Since 2010, public employees and contractors have enjoyed protection from unlawful retaliation if they report “unlawful or improper acts” (i.e., whistleblowing) occurring at their workplace. The New Mexico Whistleblower Protection Act prohibits a public employer from taking any retaliatory action against a public employee for communicating to their employer, or a third party, information about an action or failure to act that the public employee believes in good faith constitutes an “unlawful or improper act.”
An “unlawful or improper act” under the New Mexico Whistleblower Protection Act means a practice, procedure, action, or failure to act on the part of a public employer that violates any state or federal laws and regulations, constitutes malfeasance in public office, constitutes gross mismanagement, a waste of funds, an abuse of authority or a substantial and specific danger to the public. Examples of “unlawful or improper acts” can include financial fraud, health and safety violations, environmental violations, government misconduct and corruption, or misuse of taxpayer dollars.
It is important to note that the New Mexico Whistleblower Protection Act does not protect or apply to employment by the federal government, employees of a public contractor, private and corporate employees, non-profit employees, or employees of any tribal entity. The Whistleblower Protection Act protects employees who are employed by the State of New Mexico and its agencies, public school districts, and any political subdivision of the state (counties, cities, villages, towns).
Until recently, the protections provided under the New Mexico Whistleblower Protection Act had been limited to only include whistleblowing that benefits the public. A 2015 decision from the New Mexico Court of Appeals, Wills v. Board of Regents of the University of New Mexico, held that the Whistleblower Protection Act does not protect communications about “personal grievances” and that whistleblowing must serve some larger public benefit.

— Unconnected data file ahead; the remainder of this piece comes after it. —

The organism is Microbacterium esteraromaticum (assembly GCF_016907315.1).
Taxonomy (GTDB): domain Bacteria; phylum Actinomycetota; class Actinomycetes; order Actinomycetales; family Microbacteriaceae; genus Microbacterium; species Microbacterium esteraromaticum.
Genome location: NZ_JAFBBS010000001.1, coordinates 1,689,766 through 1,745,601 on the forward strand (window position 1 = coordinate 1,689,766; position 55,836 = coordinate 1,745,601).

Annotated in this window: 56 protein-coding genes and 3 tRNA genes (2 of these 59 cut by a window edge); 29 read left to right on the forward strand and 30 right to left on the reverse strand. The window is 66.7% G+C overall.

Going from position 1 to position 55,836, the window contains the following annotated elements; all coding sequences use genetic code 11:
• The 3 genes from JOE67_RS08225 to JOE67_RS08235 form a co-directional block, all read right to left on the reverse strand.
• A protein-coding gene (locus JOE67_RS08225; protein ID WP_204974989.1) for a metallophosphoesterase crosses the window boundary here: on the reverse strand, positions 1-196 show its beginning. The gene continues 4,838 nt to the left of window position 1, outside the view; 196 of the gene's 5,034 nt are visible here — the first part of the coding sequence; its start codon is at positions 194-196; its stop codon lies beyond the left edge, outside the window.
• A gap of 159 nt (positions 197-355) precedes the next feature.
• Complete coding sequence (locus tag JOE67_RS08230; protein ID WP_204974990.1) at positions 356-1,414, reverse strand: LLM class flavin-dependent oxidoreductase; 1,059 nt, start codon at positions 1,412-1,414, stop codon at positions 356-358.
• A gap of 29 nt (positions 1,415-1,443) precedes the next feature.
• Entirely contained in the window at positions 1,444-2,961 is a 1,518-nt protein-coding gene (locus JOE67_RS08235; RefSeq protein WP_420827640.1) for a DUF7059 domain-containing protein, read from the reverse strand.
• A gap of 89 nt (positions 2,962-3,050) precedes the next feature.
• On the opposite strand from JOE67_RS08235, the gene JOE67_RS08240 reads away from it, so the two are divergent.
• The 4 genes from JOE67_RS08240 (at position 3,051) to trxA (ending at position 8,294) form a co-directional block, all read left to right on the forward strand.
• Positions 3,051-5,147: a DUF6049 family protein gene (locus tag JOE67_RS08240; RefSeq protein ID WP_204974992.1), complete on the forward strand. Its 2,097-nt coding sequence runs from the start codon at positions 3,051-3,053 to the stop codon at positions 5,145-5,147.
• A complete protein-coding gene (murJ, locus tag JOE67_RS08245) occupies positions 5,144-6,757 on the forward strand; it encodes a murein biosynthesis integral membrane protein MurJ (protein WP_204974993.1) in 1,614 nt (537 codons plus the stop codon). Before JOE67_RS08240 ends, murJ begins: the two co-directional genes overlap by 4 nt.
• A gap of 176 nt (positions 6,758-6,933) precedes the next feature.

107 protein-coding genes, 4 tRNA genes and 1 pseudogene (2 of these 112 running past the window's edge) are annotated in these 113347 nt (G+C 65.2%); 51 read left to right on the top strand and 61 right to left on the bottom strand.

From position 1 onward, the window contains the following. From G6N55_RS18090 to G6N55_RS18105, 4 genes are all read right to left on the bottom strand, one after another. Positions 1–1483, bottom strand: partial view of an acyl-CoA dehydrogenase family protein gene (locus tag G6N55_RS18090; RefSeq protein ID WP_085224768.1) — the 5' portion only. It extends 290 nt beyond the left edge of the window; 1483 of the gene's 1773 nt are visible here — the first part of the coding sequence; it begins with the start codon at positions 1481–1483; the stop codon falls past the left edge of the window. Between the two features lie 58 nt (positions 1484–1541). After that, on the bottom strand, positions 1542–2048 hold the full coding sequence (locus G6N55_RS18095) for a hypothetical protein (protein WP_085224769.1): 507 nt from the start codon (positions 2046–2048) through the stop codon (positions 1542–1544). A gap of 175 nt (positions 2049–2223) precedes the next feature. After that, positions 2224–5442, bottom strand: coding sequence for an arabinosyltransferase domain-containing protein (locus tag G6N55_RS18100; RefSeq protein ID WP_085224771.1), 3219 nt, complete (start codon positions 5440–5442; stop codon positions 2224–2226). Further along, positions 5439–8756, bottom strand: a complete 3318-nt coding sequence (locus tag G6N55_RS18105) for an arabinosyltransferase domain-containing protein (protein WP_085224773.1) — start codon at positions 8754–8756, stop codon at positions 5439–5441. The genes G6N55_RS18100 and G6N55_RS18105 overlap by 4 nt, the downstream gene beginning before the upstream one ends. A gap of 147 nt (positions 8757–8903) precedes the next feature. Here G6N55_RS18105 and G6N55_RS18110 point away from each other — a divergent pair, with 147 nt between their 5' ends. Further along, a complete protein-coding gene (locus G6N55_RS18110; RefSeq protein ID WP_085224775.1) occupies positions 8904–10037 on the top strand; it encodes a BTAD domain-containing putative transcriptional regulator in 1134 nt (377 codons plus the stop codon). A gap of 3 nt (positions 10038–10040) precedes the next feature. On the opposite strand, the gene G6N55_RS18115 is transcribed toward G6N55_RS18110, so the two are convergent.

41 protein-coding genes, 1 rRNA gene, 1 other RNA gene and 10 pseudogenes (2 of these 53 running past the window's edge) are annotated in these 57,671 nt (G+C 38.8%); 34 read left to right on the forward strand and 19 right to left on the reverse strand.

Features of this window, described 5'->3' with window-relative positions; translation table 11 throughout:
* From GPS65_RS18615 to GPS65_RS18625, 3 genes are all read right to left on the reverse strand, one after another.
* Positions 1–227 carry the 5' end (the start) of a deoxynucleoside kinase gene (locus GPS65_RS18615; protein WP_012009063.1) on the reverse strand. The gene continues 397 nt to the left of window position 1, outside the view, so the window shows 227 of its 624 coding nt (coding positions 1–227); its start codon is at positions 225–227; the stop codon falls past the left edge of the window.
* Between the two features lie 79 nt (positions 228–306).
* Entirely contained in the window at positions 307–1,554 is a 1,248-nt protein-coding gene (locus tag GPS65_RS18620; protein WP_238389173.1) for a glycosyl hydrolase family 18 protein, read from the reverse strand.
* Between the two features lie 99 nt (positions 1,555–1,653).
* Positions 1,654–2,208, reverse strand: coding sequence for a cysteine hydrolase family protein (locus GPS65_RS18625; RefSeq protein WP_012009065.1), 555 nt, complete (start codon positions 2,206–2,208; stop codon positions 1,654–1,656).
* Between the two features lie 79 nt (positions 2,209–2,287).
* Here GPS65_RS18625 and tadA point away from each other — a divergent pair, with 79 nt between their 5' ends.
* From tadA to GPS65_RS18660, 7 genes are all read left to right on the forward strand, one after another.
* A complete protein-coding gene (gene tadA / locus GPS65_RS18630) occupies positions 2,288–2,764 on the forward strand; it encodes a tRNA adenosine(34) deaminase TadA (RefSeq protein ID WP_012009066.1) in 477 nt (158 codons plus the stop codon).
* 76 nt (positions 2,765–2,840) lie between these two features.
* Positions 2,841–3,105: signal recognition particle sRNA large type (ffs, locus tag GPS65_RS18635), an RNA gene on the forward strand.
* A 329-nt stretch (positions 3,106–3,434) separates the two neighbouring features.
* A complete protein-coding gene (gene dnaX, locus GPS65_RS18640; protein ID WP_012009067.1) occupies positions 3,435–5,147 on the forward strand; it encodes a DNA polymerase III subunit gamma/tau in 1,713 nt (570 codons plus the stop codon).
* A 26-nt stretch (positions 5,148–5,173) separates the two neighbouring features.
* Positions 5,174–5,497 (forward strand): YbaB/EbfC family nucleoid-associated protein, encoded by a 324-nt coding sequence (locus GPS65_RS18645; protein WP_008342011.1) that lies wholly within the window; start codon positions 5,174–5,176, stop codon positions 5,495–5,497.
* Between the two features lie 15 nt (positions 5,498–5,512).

Four years after the Wills decision, the New Mexico Court of Appeals once again arguably limited the protections of the Whistleblower Protection Act. In Kakuska v. Roswell Independent School District, the Court of Appeals reasoned that “whistleblowing” under the Whistleblower Protection Act must fall outside the normal scope of the employee’s job duties. Under this reasoning, for example, an employee whose job requires her to track the financial expenditures of a government entity might not have been considered a “whistleblower” if she uncovered embezzlement. Under Kakuska, her lawsuit could have arguably been dismissed because her job, in part, required her to monitor her employer’s finances for any irregularities.
In August, the New Mexico Court of Appeals slammed the door shut on these limitations created by Wills and Kakuska. In the recent decision, Lerma v. State of New Mexico, the Court stated in no uncertain terms that the Whistleblower Protection Act protects whistleblowing “made through the ordinary workplace channels or as part of an employee’s normal work duties.” In other words, any communication about an “unlawful or improper act” is whistleblowing regardless of the employee’s job duties or whether it was a personal grievance that did not benefit the public.
The plaintiff, Manuel Lerma, was a corrections officer for the New Mexico Department of Corrections. In brief, Mr. Lerma reported that he had been physically attacked by two coworkers. Despite that communication lacking “an intent of serving the public interest,” Lerma held that the communication about the fight was protected by the Whistleblower Protection Act. The Court of Appeals expressly overturned Wills (Kakuska was an unpublished opinion). As of this post, it is unclear whether the New Mexico Supreme Court will review the decision on a second appeal.
If you think you have been unlawfully retaliated against by your public employer, please contact us to discuss your legal rights and remedies.